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Historical Context


Reading 1
Reading 2



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Determining the Facts

Reading 3: Chatham as Hospital

In the aftermath of the Battle of Fredericksburg, hundreds of wounded Union soldiers poured back across the icy Rappahannock River to receive medical attention in tents and buildings. Chatham served as one of many hospitals where overworked surgeons and volunteers attended to what seemed like endless streams of injured soldiers. Clara Barton and Walt Whitman were two of the volunteers to come to Chatham. Of what she witnessed in the field hospital at Chatham, Barton wrote, " were crowded into the Lacy House which contained but twelve rooms. They covered every foot of the floors and porticos and even lay on the stair landings!"

Barton, who later founded the American Red Cross, was eager to get to Fredericksburg before the battle. She had already experienced the horrors of the makeshift hospitals on the battlefield at Antietam in September of 1862, and she knew how much her help was needed. She quickly organized a routine for the treatment of the wounded at Chatham, as well as for those wounded who were taken to houses and churches in the town. In one letter home she described being hindered in her movements inside Chatham by her long skirts, which became heavy as they were soaked with blood.

The poet Walt Whitman came to Chatham searching for his brother who had been reported severely wounded during the battle. Relieved to find his brother had suffered only slight wounds, Whitman decided to remain to help those soldiers more seriously injured. He recorded many of his observations in diaries, letters, and books:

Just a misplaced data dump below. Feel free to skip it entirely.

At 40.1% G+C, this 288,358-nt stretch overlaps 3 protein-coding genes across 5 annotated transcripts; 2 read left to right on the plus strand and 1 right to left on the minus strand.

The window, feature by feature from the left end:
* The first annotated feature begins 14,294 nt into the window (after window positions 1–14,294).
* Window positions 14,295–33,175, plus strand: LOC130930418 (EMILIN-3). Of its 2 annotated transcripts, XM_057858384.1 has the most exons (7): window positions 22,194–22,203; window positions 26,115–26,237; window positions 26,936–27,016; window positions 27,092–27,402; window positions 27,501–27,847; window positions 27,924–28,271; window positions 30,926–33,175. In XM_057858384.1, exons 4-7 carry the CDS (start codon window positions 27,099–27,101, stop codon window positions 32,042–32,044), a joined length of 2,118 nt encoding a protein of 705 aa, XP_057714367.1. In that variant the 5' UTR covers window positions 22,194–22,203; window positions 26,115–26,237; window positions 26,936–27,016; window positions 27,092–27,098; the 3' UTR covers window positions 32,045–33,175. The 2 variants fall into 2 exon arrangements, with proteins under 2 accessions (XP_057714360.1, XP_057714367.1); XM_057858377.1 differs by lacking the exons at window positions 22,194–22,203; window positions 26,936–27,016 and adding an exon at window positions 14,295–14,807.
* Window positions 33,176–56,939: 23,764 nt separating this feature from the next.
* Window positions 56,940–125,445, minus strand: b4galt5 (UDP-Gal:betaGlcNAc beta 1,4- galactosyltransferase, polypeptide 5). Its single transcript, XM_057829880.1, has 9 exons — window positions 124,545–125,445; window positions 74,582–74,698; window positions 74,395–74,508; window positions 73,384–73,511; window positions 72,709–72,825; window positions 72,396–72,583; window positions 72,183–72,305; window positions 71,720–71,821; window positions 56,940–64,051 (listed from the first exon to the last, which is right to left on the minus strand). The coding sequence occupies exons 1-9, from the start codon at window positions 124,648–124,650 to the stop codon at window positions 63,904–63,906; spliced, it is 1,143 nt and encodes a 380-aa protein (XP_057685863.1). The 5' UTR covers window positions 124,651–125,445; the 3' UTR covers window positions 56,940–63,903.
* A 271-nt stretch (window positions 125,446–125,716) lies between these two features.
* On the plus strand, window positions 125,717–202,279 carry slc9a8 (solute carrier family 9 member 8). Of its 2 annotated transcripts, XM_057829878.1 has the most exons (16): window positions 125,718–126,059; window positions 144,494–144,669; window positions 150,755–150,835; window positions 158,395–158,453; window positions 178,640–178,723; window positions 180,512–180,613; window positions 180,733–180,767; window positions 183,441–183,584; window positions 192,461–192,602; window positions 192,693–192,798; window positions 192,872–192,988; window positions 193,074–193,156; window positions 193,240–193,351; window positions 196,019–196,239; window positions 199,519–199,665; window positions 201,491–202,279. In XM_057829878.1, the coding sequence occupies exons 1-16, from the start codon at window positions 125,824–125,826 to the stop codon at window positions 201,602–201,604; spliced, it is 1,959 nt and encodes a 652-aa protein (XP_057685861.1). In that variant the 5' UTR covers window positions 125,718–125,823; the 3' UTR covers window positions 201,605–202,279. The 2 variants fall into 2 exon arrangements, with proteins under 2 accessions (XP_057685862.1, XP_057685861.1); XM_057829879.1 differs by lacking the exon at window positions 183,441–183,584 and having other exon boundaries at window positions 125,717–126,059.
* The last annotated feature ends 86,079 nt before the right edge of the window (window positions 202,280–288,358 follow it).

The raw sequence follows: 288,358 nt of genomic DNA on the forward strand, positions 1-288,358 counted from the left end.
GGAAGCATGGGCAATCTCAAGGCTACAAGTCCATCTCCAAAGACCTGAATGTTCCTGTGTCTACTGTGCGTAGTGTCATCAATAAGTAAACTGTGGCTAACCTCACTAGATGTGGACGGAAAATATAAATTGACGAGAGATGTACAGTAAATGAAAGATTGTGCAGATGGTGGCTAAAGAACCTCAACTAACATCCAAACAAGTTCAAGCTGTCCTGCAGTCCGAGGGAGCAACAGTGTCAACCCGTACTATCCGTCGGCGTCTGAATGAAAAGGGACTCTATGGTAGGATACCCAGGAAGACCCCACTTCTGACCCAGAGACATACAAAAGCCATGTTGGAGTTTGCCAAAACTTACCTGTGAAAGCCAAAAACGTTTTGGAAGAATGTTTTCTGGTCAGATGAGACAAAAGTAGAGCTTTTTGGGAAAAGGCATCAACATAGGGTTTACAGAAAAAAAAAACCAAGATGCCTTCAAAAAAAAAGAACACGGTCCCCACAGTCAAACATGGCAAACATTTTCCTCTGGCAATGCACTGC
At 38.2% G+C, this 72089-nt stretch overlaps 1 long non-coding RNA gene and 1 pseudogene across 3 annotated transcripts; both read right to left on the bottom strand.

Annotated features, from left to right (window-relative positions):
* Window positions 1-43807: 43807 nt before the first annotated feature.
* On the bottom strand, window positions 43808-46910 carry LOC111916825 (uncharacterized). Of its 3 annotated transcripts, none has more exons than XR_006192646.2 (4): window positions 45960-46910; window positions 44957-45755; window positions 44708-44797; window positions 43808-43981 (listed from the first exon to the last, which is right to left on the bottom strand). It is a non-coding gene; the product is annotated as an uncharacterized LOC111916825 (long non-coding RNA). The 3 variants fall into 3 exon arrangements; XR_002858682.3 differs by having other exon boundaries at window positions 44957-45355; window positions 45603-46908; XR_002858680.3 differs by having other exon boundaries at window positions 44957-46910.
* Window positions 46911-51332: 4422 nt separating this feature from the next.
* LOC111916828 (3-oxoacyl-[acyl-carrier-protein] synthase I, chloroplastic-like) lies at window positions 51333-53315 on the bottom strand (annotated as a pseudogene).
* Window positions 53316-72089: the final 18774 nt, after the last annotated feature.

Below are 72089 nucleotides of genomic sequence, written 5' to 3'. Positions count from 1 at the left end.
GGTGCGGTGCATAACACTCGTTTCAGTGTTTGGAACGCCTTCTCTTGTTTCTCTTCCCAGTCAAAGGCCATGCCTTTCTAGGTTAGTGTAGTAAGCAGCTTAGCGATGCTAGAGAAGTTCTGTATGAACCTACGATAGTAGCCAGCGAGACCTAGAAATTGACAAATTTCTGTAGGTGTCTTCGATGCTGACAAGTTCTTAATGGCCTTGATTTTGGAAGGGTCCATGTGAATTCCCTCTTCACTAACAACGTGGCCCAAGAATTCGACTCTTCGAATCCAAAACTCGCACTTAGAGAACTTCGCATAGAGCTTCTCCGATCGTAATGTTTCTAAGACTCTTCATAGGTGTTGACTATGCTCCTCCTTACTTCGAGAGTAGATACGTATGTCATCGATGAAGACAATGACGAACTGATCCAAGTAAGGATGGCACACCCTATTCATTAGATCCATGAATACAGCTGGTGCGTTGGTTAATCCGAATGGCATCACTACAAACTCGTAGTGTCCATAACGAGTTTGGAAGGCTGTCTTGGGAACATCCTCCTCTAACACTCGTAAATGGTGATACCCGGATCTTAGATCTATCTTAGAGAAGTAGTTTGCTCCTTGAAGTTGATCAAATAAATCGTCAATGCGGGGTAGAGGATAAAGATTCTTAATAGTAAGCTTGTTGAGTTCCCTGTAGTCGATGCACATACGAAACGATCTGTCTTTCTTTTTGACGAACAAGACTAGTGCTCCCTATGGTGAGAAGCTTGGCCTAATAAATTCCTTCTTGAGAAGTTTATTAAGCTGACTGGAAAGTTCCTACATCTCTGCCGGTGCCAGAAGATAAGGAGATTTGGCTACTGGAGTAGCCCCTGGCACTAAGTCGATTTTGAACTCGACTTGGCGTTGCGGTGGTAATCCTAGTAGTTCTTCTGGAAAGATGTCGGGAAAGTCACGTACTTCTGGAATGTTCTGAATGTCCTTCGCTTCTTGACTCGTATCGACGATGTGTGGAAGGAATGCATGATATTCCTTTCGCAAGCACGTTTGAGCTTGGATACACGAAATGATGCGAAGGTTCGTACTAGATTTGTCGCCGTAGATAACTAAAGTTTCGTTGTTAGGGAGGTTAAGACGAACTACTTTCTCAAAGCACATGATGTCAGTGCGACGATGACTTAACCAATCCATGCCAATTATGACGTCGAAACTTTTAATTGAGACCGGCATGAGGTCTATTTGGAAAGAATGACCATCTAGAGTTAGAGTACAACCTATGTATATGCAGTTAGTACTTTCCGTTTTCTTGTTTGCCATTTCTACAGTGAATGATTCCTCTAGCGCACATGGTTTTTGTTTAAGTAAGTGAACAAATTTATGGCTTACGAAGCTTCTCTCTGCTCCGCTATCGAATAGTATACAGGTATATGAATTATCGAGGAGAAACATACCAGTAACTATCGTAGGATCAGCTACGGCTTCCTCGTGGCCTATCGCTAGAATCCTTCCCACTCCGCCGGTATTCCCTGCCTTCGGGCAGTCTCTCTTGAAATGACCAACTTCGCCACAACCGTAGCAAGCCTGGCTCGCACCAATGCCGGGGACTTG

[I] spent a good part of the day in a large brick mansion on the banks of the Rappahannock, immediately opposite Fredericksburg. It is used as a hospital since the battle, and seems to have received only the worst cases. Outdoors, at the foot of a tree, within ten yards of the front of the house, I notice a heap of amputated feet, legs, arms, hands, etc.--about a load for a one-horse cart. Several dead bodies lie near, each covered with its own brown woolen blanket.1

Many of the wounded were eventually transported north to Washington, D.C., to recuperate in that city’s hospitals. Whitman also journeyed there and continued to nurse soldiers. Sadly, however, some soldiers never left Chatham. They succumbed to their injuries and were laid to rest in the trampled gardens around the old house. Many other houses and buildings closer to the fighting at Chancellorsville, Wilderness, and Spotsylvania Court House were used as field hospitals by the armies. Chatham no longer sheltered the suffering casualties.

When the Fredericksburg National Cemetery was established following the Civil War, Union soldiers were moved there from original burial sites on the battlefields and nearby field hospitals. Burial details disinterred nearly 100 soldiers from the grounds surrounding Chatham and reburied them alongside 15,000 other soldiers in the cemetery. The National Cemetery is now a part of Fredericksburg and Spotsylvania National Military Park.

Questions for Reading 3

1. Why do you think Chatham was used as a hospital?

2. What happened to the bodies of the soldiers who died of their injuries at Chatham?

3. Why would the army surgeons have welcomed help from civilians like Clara Barton and Walt Whitman to attend to the wounded?

4. What purpose does the American Red Cross serve today? Do you think Clara Barton's experiences in the Civil War influenced the founding of the American Red Cross? Why?

Reading 3 is excerpted from Ronald W. Johnson, "Chatham Preliminary Historic Resource Study," National Park Service, Fredericksburg and Spotsylvania National Military Park, 1982.

1Richard M. Buck, ed., Walt Whitman, The Wound Dresser: Letters Written to His Mother from Hospitals in Washington During the Civil War (New York: Bodley Press, 1949), 22-23.


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